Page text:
Welcome to The Dashlane Tech Check for August 11, 2017! I’ll help you catch up on Dashlane news and the biggest headlines in the tech and information security industry. And, just for fun, I’ll include a useful life hack that will keep your personal and work-related data secure all year long.
What in the (security) world?
Here’s what made headlines this week in the world of digital identity, security, and privacy:
White House cybersecurity coordinator says government is lacking 300,000 cybersecurity experts
White House cybersecurity coordinator Rob Joyce says that the US is lacking 300,000 cybersecurity experts needed to defend the country during an exclusive interview with CBS News‘ Jeff Pegues. Joyce also warned the general public not to use software from Kaspersky Lab–a Russian cybersecurity firm with suspected ties to the Russian government. “I worry that as a nation state Russia really hasn’t done the right things for this country and they have a lot of control and latitude over the information that goes to companies in Russia. So I worry about that.”
Hackers scam $500,000 of crypto-currency from Enigma investors
According to Tech Crunch, hackers managed to nab 1,492 in Ether coin–which is worth nearly $500,000 USD–just weeks before Enigma’s ICO, which is a crypto token sale, in September. The hackers were reportedly targeted 9,000 users on Enigma’s mailing list and Slack group by altering the company’s website and sending targeted spam emails urging users to send money to their crypto wallet. Tech Crunch also reports hackers also managed to access the email of Enigma’s CEO Guy Zyskind. In response, Enginma shut down its websites and Slack group, and released a statement they’ve implemented new security measures, including strong passwords and two-factor authentication for all employee email accounts.
An online utility payment system may have been compromised in a data breach
The Oceanside Police Department believes the online payment system used by residents to pay utility bills may have been compromised in a data breach. NBC News in San Diego says that officials were first notified of a potential breach after residents noticed the credit cards they used on the online payment system had unauthorized charges. The source of the breach is to be determined, but the city did shut down the online payment system and launched an internal investigation.
Hackers are using malware-laced Word documents to hack hotels across Europe
The hacking group APT28, also referred to as Fancy Bears, is currently using malware-laced Word documents and a leaked NSA hacking tool to spy on hotel guests. A security researcher from FireEye told Motherboard that the hackers are sending documents that look like guest forms to hotel employees, infecting the computer using the NSA’s ETERNALBLUE exploit to access internal networks. The hackers are also using a special tool called Responder to steal credentials from employees. Although FireEye’s security researcher noted the hacker group is targeting hotels with “distinguished visitors”, he did not specify which hotel chains were being targeted.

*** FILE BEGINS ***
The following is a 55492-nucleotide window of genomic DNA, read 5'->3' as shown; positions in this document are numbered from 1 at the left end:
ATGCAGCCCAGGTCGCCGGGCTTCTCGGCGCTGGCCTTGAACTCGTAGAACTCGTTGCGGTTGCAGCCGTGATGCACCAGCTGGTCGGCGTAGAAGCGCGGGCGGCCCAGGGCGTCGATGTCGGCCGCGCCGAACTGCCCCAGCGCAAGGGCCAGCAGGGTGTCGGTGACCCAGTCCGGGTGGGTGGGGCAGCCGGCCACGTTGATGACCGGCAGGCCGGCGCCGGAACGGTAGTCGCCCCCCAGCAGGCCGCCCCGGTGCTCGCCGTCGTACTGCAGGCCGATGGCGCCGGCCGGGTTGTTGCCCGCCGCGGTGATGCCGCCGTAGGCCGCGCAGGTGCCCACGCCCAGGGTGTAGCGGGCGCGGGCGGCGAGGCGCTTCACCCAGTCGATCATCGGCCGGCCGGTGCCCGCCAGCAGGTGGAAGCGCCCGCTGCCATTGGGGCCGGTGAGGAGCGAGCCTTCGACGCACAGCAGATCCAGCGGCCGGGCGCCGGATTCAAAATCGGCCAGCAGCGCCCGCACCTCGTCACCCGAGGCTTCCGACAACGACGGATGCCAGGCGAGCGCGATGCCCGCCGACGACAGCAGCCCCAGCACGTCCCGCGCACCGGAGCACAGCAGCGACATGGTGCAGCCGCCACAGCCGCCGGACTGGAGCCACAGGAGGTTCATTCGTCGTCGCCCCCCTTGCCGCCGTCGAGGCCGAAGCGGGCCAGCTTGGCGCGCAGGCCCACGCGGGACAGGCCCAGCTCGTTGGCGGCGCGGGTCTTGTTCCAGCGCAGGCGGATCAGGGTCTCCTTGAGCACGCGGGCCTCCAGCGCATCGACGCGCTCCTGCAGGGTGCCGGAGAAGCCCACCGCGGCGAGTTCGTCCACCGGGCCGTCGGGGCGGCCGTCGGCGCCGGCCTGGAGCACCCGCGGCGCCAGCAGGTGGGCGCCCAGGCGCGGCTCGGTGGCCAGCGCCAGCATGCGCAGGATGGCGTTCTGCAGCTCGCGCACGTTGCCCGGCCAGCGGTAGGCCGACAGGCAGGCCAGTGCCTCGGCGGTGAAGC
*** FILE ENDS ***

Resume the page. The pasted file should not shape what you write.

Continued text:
Hacking group exposes private data of several 2010 World Cup soccer players
Another hacker group Fancy Bears–not to be confused with the APT 28/Fancy Bear group– leaked the records of 25 World Cup soccer players that were awarded therapeutic use exemptions (TUEs) during the 2010 FIFA World Cup. According to Infosecurity Magazine, the group also claims to have proof that 160 players failed drug testing in 2015. It’s currently unclear if this breach was politically or financially motivated.
The State of Enterprise Security
86 percent of System Admins use only the most basic username and password authentication to access and protect their main business account
Looks like SysAdmins should start taking their own advice on password security. SC Magazine UK shared new research from Vanson Bourne, which found that 86 percent of the SysAdmins surveyed only use a username and password to access and protect their main business account. Surprisingly, the research also found that 17 percent of SysAdmins fail to use complex passwords to protect their accounts.
90 percent of organizations recorded exploits for vulnerabilities that were three or more years old, new report finds
Infosecurity Magazine shared a new report from Fortnet, which found 90 percent of organizations had recorded 90% of organizations recorded exploits for vulnerabilities that were three or more years old. Moreover, 60 percent of companies still experienced cyber attacks from exploits that were over 10 years old. Fortnet concludes that poor security hygiene and risky application usage are to blame for hackers exploiting vulnerabilities as a means to breach their internal systems.
The Week’s Lifehack to Improve Your Security
It’s Back-to-School time and we’re taking your college students back to Cybersecurity 101! 🤓 All month long, we’ll share new chapters from our must-have guide on online safety exclusively for college students and other tech-savvy young adults.
And we didn’t forget about educators! We also created an exclusive guide for professors, faculty members, and administrators on how to secure classroom technology.
Have any thoughts on any of the news I shared? Leave me a comment below and make sure to visit our blog next week for another edition of The Dashlane Tech Check!